Loading...
A BYH to the grammar challenged staff at the DR. Friday's front page indicated that cigarette butts "lay" on the...

Review of House ethics office overdue

010617Ed_Ethics

Rep. Louie Gohmert, R-Texas, left, talks with Rep. Bob Goodlatte, R-Va., in the House Chamber on Capitol Hill in Washington, Tuesday as the 115th Congress gets underway.

Loading…

Friday, January 6, 2017

The 115th Congress flopped into Washington on Tuesday with House Republicans proposing and then dropping marginal changes to an internal ethics office. The reversal is an unforced political error, but the GOP is right that the investigative body has the power to destroy reputations without due process.

By the way, Paul Ryan was re-elected Speaker Tuesday with one GOP defection, while Minority Leader Nancy Pelosi lost four Democrats. But that news was dwarfed as the House considered rules for the new Congress, and Judiciary Chairman Bob Goodlatte offered an amendment to restructure the Office of Congressional Ethics.

The office is composed of political grandees, often former members, and it has no prosecutorial power. But it conducts investigations into members or staffers and makes recommendations to the House Ethics Committee. The proposal limited what information can be released to the public and barred the committee from having a press secretary. Also banned: anonymous tips.

Ryan and other House leaders opposed the rule as badly timed. But the rank and file adopted the idea Monday night anyway, only to dump it on Tuesday after denunciations from the Democratic-media complex. The left rounded up callers to deluge Republican switchboards for “gutting” the outfit. Donald Trump couldn’t resist piling on with a pair of tweets.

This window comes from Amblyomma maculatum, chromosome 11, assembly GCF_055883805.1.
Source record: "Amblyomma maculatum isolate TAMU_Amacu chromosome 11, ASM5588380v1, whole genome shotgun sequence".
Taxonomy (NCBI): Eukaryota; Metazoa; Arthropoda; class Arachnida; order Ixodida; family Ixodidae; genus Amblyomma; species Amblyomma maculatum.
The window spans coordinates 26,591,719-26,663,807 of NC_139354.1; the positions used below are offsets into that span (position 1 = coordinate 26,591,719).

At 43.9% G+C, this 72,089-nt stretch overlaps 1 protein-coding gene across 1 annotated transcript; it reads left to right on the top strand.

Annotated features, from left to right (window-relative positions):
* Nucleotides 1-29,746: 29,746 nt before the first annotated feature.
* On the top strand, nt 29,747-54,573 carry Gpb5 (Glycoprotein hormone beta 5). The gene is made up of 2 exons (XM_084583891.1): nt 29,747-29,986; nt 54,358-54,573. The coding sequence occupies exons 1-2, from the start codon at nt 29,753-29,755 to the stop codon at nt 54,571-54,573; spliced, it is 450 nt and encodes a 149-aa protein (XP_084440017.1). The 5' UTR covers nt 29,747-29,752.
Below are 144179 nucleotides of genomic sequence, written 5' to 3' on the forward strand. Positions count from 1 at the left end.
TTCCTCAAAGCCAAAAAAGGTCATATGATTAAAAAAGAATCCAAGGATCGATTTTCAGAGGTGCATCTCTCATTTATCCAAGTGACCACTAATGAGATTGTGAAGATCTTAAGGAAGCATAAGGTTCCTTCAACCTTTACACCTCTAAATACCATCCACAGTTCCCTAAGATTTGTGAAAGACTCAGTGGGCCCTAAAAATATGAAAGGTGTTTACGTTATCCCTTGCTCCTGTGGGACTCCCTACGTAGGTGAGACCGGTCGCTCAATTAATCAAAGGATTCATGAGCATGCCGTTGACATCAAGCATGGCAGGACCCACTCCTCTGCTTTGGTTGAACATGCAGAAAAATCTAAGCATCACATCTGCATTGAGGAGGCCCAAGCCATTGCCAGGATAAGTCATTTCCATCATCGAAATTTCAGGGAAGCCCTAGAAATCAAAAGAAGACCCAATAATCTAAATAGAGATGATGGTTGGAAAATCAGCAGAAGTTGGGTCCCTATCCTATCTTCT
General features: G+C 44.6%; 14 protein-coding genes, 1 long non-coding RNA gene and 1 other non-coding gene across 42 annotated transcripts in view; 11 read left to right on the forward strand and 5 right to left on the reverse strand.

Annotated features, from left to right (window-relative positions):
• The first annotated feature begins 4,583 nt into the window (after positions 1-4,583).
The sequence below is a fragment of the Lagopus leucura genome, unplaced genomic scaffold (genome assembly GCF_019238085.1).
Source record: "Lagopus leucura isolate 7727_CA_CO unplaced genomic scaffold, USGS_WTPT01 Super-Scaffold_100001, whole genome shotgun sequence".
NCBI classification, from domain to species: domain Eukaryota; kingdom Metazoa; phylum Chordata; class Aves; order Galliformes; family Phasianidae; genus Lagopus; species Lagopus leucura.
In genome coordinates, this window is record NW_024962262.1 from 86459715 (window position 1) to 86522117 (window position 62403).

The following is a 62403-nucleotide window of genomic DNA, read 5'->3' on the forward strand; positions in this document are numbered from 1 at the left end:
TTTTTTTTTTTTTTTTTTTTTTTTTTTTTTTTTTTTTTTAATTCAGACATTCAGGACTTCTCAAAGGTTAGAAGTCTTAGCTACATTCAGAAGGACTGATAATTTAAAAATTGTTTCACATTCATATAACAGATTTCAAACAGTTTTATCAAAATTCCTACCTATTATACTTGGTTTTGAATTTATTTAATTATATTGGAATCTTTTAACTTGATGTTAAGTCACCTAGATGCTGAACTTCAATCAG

The reality is that the office is at best redundant and perhaps worse. Democrats created the office in 2008 to deflect attention from a crush of corruption scandals, including charges against at least three members. The left is pitching the place as an essential institution of self-government, but the Senate manages to function without a similar office.

As it is, the ethics office is a roving investigator that can publish reports with details that may not be accurate and can damage a reputation with little or no proof of guilt. Evidence of wrongdoing in travel, campaign finances and other matters can be handled by the House Ethics Committee, and if necessary law-enforcement agencies. Both are politically accountable, unlike the independent office.

Anonymous complaints are especially insidious, as subjects of an investigation may not know who is accusing them and the accuser may never have to press his case. Nixing the communications director is also worthy: A press secretary is nothing but a designated leaker. The office is a great tool for government “watchdog” groups that are progressives posing as transparency enthusiasts, which renders the proceedings even less fair.

The burning question in the media has been whether Trump or public outcry deserve credit for the GOP’s about-face. In any case, House Republicans will pay a political price for trying, then failing, to rush through ethics changes after running on draining the D.C. swamp. By caving so precipitously at the first sign of opposition, they’ve also invited more such pressure campaigns.

The upshot is an embarrassing start for a new GOP Congress that is supposed to be stalwart for pursuing conservative reform no matter the opposition. Progressives are elated that their Trump “resistance” project notched a victory and will continue the fact-free outrage campaigns. If you think the political pressure is intense on ethics rules, wait until the left completes its nationwide talent search for the person most harmed by the GOP’s health-care proposals. Trump will also figure he can rout any opposition with a tweet, not that he’s known for restraint.